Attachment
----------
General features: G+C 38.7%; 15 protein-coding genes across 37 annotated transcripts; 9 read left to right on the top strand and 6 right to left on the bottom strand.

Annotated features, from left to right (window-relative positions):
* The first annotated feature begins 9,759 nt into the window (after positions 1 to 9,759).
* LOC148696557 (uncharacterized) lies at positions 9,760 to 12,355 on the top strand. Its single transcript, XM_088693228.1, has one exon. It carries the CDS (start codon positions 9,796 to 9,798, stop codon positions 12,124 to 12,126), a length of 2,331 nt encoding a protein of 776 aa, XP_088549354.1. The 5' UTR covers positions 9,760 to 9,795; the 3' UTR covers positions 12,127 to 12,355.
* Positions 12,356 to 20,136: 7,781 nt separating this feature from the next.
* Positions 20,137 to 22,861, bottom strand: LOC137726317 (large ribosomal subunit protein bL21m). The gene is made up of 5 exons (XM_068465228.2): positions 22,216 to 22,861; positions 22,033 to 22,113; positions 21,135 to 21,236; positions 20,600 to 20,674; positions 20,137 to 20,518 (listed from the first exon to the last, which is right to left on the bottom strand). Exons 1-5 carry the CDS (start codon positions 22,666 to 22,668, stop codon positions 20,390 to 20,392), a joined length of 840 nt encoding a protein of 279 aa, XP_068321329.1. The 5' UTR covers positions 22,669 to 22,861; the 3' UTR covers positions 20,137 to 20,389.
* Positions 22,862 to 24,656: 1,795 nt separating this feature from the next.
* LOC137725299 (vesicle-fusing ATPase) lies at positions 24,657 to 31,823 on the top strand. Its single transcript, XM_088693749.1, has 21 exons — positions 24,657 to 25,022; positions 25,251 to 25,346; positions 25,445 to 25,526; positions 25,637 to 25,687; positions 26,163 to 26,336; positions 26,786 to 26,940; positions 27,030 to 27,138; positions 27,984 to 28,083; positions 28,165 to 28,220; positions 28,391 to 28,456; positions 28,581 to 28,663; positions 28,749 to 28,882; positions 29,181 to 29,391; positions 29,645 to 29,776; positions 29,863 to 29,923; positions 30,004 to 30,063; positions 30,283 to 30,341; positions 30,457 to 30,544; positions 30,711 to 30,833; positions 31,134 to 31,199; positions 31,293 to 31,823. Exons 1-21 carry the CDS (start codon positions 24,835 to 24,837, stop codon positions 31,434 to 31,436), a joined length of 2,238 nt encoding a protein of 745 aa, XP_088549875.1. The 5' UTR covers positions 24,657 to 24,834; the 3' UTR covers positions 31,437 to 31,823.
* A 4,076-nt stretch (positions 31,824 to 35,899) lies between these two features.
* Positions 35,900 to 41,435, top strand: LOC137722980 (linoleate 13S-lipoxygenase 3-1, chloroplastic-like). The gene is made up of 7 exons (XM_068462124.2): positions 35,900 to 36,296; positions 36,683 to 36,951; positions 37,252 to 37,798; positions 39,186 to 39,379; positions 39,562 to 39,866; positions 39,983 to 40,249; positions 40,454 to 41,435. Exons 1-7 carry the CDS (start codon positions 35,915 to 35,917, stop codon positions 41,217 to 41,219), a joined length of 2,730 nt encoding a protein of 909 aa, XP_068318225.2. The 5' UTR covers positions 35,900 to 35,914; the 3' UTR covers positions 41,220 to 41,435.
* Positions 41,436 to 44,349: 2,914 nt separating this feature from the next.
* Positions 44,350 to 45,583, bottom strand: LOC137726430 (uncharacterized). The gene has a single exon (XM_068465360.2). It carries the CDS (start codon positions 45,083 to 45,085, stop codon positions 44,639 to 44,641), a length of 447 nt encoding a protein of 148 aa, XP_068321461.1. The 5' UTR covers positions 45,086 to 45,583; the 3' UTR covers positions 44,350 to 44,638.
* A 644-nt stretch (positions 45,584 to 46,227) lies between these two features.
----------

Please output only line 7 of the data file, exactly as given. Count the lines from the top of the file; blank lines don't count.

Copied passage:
* Positions 22,862 to 24,656: 1,795 nt separating this feature from the next.